Thursday, November 17, 2016

P-800 Oniks (Onyx) Surprise.

Let me start with the simple fact that all modern Soviet/Russian made Anti-Shipping Missiles have a secondary capability as Land-Attack Missiles against radio-contrast targets. It is the same as all Russian Navy ships' missile air defense complexes (ZRK) have secondary anti-shipping capability. Radar is radar and signal processing evolves constantly. Recent salvo by one of the Oscars-II with (SS-N-19 Shipwreck) Granit at land-based targets at Novaya Zemlya proving grounds merely confirmed utility of the long-range anti-shipping missiles against land targets. 

By now we all got used to Russian Navy launching its Kalibrs (3M14) missiles against jihadists in Syria. But using land-based K-300P Bastion complex armed with P-800 Onyx anti-shipping missiles is something completely new. 

There is no denial of the fact that in the last 12 months Russia demonstrated an impressive array of missile technologies and methods of their use and now this. Considering declared (what is it in reality is anyone's guess, Russia always downplays capabilities)  range of P-800 as 600 kilometers it becomes really clear what are the operational and strategic implications for any theater at which Bastions are deployed. Salvo by Onyxes at jihadists' targets in Syria gives this whole missile warfare a completely new dimension since provides a great flexibility for 6 (1 operational + 5 building) Severodvinsk-class (Project 885) SSGNs. Now, add here Zircon (3M22) which is undergoing flight tests and we are looking, as I already said many times before, at new emerging paradigm. If to believe probability of a single Zircon intercept by the latest US-NATO missiles such as SM-6 as P=0.02 through 0.03 (0.012-0.005 for distributed targeting), we get dismal numbers for a defending side. Even if we assume that those numbers are wrong (or do not consider all necessary coefficients) and we increase these numbers by the order of magnitude--we still end up with the death sentence for defending side even with the salvo of 2-3 missiles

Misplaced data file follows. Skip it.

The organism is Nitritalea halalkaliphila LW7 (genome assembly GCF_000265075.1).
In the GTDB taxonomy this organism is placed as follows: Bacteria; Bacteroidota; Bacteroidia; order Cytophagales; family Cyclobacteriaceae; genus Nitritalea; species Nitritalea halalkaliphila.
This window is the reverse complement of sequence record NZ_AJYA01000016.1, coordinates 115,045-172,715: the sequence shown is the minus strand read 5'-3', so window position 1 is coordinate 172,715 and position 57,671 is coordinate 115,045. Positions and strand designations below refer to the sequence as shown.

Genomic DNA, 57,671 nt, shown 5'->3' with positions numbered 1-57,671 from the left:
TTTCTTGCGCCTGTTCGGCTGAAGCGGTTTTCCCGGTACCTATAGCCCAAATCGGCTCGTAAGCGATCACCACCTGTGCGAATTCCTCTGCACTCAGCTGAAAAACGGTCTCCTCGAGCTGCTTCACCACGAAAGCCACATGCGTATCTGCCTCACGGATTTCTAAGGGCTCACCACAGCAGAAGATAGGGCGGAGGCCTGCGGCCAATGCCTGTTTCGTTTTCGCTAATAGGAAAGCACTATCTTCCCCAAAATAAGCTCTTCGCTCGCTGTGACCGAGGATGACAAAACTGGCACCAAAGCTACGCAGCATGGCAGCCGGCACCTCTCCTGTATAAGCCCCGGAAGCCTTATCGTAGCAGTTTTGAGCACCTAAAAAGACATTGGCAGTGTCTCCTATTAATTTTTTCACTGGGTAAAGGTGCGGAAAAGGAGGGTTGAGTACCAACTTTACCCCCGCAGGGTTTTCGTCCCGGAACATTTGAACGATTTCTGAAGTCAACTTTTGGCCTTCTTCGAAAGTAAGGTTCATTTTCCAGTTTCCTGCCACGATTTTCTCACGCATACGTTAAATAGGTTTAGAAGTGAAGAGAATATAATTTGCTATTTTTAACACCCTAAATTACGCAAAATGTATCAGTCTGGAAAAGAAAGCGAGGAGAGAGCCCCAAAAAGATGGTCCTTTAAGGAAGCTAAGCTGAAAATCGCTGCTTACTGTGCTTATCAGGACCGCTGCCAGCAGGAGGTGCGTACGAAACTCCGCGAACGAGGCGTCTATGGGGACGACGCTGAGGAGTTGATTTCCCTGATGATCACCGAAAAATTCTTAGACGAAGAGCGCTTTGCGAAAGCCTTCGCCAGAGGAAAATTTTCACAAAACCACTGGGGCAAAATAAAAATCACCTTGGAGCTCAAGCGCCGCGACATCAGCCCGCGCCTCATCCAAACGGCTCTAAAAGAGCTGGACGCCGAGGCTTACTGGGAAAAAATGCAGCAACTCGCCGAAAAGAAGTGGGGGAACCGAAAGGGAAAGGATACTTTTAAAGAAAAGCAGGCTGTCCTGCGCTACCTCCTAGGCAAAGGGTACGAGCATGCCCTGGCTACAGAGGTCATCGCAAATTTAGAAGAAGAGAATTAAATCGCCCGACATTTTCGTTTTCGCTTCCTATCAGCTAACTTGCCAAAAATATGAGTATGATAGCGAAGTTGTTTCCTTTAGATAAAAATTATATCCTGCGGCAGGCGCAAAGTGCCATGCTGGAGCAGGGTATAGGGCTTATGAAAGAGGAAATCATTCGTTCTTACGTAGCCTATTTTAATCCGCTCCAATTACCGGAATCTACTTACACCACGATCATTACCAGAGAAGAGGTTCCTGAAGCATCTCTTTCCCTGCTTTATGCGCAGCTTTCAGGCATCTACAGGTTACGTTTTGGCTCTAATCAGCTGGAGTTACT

I do read Commander Salamander's blog often and a day ago he raised a very important issue of real or perceived missile gap which US Navy faces in the 21st Century. As I said not for once--there is a real missile gap and venerable Harpoons, even when installed on all US Navy's ships will hardly be an answer to what seems to be Captain Hughes' "Missile Age" with one very important qualifier--it is High-Supersonic and Hyper-sonic Missile Age. But let's step back from these numbers and missiles. Let's look at a larger picture. US and Russia shouldn't be enemies, I am not suggesting them being "allies", whatever that means, but I am sure that with the election of Donald Trump a much needed Detente must take place. Russians hate war and do not like to fight, they also do not want global domination and global control of the seas. Even moderate toning down of anti-Russian rhetoric and demonstration by upcoming Administration of a desire to discuss Russian-American relations on an equal footing can have a profoundly positive effect for both sides and will leave all of us with mere speculations on "what if" scenarios and academic discussion of technological trends, and that's the way I like it.  

I do not buy for a second that everything will turn peachy and rosy with ascendance of new Trump Administration, far from it. But it seems that with his providential victory we all stepped back from the precipice of the possible nuclear war. That is good enough for now. Once we accept this state of the affairs as our bottom line--many things become possible. Including but not limited to what US will face strategically in upcoming decades, including some badly needed realignments, which were supposed to have taken place early 1990s but they didn't, but that is the topic for a separate discussion. At least now we all can clearly state who the real enemy is in Syria.


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